On the other hand, the flexibility of a zero hours contract can work well for people looking for casual part-time employment, such as students, home carers and the semi-retired.  A recent CIPD survey found that workers on zero hours contracts were as happy as permanent full-time employees: 65 % of the sample on zero hours contracts said they were either very satisfied or satisfied with their jobs, compared with 63 % for all employees.

The arrangement can help businesses cope with fluctuating demand, enable new businesses uncertain about workloads to get onto their feet, and also provide cover for unexpected sickness absence. They’re widely used by retailers, restaurants, leisure companies and hotels. The care industry is estimated to employ 160,000 workers on zero hours contracts and the NHS has increasingly adopted them.

The problem is that a few “workhouse not workplace” style large employers have exploited the vulnerability of their people on zero hours contracts, with bad practices such as giving unreasonably short notice whether or not they’re required at work, and, if the individual isn’t able to come in when “asked”, firing them without notice or punishing them via the disciplinary procedure. 

Some had even forbidden their zero hours contractors from working for anyone else, so that they were more likely to be available for work at short notice: that is now completely illegal.  Zero hours contracts can’t contain exclusivity clauses prohibiting staff from seeking or accepting work from another employer and people working them can seek additional employment and have other jobs.

Even the most notorious – but by no means only – exploiter of zero hours contracts, Britain’s largest sportswear retailer Sports Direct, has now decided to offer its shop staff the option of a minimum contract of 12 hours’ work per week, in line with other retailers such as Next.

Regardless of the debate surrounding their use, zero hours contracts are here to stay as a flexible alternative to full and part time employment, one that can be useful to both employer and employee in some circumstances.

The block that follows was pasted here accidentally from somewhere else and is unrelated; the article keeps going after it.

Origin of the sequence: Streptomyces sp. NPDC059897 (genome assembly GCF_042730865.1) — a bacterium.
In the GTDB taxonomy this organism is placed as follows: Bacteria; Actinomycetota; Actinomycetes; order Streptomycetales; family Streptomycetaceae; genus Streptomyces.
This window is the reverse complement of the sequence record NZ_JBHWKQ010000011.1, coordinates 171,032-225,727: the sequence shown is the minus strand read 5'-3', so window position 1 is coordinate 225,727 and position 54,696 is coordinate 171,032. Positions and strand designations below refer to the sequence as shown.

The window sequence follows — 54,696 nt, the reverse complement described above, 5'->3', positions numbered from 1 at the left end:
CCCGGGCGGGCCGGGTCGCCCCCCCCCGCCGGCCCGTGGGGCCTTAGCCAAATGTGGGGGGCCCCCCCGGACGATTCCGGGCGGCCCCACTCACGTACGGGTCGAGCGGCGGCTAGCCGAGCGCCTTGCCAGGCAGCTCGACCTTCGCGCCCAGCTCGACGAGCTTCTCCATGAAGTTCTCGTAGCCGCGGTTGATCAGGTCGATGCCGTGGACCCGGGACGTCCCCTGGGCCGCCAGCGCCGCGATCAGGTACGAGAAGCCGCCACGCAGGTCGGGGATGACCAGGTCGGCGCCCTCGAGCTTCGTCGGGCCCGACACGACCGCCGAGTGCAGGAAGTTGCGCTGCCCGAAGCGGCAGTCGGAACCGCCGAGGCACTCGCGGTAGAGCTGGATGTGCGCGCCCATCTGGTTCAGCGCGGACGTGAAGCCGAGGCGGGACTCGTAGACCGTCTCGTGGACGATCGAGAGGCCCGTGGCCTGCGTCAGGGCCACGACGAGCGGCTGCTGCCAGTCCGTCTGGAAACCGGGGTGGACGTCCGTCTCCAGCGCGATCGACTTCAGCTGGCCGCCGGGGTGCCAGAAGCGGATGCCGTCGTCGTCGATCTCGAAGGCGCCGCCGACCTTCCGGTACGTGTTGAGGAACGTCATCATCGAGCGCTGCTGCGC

If you opt to go ahead and hire staff on zero hours contracts, you must ensure that you provide the necessary legal rights. All zero hours workers are entitled to at least the National Minimum Wage and paid annual leave, rest breaks and protection from discrimination.  Calculating holiday entitlement has to be done in arrears for each individual based on the number of hours worked, taking additional admin time.  Guidelines on employment rights for zero hours workers from ACAS here.

To help staff plan ahead, it’s best practice to give as much notice as possible regarding possible working hours, ensuring the zero hours contractor understands that they can either accept or refuse the work.

If your business needs more certainty and less to-ing and fro-ing to organise enough workers, consider the alternatives such as:

  • Offer overtime to current permanent staff

  • If regular hours need to be worked, recruit a part time employee

  • Offer annualised hours and fixed term contracts to cope with seasonal demand

  • Bring in temp agency workers as a quicker and easier way to fill gaps.

Zero hours contracts are rarely appropriate to run the core business.  Most businesses are providing a regular service or product and have a broadly predictable timetable or output, and so permanent or fixed hour contracts are likely to be a better fit.  And there’s always the traditional British compromise of flexible hours contracts with a certain number of fixed hours plus the option to work additional time if required. 

If you currently operate zero hours contracts, or have considered them and would like assistance and guidance on how to use them properly, please get in touch with us at The Human Resource.


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Look out for persuasive email scam

Word Worker press release Businesses are being warned to be vigilant for an email fraud which is catching out unsuspecting managers and directors. Swindon IT support company Sensata says the email phishing scam – called CEO fraud, or president fraud – isn’t new, but is gaining in popularity among cyber criminals and has the potential […]

The post Look out for persuasive email scam appeared first on Word Worker – making words work for your business.

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Expert Advice from Appliance World Swindon

October 2016 Content marketing piece written Appliance World, Swindon.   The Science of Appliances Expert Advice from Appliance World Swindon Unless you’ve been living in a hermitage in recent years you can’t fail to have heard the term ‘ergonomics’: Ergonomics (or… Continue reading

The post Expert Advice from Appliance World Swindon appeared first on AA Editorial Services.